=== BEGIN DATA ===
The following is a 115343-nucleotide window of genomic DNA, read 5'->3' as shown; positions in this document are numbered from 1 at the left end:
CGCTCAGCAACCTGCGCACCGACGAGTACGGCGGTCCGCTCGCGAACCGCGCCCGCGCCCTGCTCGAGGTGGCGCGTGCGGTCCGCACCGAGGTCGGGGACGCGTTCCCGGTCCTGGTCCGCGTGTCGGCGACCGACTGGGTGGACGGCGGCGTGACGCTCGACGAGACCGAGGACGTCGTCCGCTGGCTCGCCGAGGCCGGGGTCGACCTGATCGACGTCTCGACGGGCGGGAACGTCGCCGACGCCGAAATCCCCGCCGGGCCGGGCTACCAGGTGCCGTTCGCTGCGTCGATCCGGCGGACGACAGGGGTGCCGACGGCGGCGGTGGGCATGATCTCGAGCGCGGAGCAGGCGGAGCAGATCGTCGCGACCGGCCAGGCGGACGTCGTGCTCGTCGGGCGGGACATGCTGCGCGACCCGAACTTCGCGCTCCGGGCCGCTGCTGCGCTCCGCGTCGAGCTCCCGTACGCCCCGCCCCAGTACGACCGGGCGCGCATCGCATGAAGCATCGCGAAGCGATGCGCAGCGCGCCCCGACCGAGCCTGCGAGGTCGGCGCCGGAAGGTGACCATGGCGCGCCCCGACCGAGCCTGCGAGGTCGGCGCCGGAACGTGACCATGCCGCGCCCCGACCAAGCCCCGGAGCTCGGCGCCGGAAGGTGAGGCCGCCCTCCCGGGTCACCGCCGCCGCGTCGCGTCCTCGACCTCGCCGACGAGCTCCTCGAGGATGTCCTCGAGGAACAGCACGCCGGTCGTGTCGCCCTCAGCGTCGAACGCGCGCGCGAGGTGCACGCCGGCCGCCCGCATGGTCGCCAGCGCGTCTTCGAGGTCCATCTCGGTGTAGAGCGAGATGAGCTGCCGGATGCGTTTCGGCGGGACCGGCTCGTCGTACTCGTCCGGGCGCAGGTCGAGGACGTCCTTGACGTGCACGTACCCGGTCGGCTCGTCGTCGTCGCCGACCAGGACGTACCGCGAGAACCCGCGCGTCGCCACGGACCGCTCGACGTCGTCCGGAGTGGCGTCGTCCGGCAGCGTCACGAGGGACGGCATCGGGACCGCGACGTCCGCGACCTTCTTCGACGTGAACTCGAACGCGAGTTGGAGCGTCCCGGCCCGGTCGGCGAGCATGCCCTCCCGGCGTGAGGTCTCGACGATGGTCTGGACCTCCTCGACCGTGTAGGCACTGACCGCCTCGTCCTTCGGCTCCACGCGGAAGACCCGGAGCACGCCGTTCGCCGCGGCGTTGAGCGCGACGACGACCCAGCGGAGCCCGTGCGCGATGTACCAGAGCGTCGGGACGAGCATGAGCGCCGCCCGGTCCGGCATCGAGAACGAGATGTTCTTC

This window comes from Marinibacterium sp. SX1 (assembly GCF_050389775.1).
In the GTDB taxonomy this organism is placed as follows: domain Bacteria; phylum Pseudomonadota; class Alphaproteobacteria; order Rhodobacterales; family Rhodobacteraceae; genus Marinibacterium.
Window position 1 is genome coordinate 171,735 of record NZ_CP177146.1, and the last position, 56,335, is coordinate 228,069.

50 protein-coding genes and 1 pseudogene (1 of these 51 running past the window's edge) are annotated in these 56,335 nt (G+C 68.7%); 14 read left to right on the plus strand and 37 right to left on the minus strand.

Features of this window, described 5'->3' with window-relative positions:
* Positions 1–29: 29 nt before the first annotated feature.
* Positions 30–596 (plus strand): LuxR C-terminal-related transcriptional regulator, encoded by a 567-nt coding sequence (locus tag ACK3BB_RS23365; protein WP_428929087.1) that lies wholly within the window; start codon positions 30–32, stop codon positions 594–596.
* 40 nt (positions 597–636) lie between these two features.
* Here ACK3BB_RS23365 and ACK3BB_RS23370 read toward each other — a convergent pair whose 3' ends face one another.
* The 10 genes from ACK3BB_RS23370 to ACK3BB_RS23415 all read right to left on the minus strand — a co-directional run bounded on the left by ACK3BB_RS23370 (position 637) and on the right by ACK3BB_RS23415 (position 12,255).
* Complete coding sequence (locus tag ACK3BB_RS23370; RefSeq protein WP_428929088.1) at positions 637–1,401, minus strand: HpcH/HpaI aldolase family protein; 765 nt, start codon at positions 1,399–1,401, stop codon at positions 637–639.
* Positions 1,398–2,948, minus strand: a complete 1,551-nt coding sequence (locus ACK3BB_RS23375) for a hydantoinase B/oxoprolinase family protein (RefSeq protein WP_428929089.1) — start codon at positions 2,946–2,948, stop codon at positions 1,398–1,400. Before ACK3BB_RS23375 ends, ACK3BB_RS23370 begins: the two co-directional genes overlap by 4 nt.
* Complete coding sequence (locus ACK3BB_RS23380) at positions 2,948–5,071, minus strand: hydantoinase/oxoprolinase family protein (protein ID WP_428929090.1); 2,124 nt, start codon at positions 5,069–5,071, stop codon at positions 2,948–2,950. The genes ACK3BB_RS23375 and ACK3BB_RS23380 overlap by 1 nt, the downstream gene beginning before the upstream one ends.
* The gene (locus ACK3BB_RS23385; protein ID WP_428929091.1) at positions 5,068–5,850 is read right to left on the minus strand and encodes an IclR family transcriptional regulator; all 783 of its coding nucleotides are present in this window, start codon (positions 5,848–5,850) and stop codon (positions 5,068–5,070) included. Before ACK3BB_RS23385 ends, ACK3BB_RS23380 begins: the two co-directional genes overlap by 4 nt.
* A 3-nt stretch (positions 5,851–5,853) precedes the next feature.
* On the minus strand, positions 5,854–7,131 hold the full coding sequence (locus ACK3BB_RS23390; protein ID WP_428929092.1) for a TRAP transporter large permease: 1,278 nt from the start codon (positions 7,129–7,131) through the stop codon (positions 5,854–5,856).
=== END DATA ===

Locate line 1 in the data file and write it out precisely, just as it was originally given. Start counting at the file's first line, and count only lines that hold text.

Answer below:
The following is a 115343-nucleotide window of genomic DNA, read 5'->3' as shown; positions in this document are numbered from 1 at the left end: